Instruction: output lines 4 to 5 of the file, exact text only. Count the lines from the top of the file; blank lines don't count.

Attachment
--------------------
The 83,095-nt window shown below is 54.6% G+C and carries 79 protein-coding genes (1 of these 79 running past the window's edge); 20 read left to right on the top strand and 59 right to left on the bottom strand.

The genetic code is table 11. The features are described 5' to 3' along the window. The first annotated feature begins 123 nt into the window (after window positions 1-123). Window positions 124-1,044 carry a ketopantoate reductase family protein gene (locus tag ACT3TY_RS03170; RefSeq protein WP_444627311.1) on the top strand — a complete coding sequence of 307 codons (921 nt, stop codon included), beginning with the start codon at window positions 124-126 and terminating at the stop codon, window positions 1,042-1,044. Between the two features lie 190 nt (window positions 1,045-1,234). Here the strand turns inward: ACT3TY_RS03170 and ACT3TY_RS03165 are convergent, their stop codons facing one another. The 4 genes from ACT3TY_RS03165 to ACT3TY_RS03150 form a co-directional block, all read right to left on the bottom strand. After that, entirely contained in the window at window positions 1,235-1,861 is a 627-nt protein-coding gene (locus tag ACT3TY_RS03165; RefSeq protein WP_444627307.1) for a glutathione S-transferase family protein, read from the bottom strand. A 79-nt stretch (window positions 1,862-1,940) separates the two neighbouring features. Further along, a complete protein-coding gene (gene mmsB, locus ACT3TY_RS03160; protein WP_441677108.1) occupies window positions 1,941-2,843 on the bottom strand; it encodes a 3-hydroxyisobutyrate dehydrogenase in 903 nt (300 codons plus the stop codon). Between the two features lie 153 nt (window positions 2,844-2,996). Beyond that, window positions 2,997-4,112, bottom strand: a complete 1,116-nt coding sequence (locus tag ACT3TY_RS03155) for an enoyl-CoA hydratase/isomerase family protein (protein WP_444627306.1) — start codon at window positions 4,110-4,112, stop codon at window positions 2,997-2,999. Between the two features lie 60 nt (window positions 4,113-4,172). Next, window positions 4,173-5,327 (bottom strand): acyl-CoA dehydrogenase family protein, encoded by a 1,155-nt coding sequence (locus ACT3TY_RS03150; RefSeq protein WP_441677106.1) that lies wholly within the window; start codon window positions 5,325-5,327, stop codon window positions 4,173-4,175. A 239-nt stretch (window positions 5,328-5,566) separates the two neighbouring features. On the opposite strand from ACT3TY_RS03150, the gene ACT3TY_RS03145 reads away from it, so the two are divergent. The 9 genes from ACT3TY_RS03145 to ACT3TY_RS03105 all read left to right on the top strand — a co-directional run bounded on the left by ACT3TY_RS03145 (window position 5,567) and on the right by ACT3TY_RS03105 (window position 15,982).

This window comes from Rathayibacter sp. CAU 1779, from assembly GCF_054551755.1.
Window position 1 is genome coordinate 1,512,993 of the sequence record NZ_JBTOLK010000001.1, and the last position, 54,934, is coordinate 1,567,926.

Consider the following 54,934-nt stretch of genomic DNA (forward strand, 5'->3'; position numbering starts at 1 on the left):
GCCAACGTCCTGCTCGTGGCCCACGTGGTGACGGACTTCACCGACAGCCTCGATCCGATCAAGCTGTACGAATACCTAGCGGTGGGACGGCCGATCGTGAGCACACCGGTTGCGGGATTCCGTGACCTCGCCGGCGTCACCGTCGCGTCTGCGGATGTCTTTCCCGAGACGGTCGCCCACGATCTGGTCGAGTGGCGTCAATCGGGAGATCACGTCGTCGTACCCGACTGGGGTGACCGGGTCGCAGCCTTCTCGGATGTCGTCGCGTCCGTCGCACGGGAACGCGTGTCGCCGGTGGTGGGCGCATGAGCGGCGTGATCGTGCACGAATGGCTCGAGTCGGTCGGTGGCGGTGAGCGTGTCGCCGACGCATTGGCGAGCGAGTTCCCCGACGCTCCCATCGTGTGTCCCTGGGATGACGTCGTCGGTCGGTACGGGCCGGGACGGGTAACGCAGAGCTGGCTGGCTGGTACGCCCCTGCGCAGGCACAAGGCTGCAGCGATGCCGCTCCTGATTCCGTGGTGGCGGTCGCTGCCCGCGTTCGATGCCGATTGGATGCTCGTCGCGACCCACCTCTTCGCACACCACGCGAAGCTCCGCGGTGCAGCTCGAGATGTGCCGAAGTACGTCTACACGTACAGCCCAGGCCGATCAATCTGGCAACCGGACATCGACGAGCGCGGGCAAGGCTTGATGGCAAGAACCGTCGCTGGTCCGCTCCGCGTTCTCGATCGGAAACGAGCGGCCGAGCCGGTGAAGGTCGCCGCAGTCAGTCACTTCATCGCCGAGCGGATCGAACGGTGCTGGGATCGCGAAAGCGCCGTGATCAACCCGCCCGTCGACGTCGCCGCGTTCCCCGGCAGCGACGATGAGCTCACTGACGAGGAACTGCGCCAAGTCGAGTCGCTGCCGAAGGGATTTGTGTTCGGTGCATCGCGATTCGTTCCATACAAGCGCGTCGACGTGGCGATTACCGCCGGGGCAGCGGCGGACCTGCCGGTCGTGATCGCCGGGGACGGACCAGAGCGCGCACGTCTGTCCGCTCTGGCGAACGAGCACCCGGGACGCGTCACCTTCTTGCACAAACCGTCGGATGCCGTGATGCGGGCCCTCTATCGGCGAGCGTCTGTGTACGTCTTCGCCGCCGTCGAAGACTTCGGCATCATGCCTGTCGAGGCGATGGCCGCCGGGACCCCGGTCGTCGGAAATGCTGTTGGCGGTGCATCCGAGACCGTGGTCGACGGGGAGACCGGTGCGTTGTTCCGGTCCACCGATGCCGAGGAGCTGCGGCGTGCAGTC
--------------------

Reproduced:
Window position 1 is genome coordinate 1,512,993 of the sequence record NZ_JBTOLK010000001.1, and the last position, 54,934, is coordinate 1,567,926.

Consider the following 54,934-nt stretch of genomic DNA (forward strand, 5'->3'; position numbering starts at 1 on the left):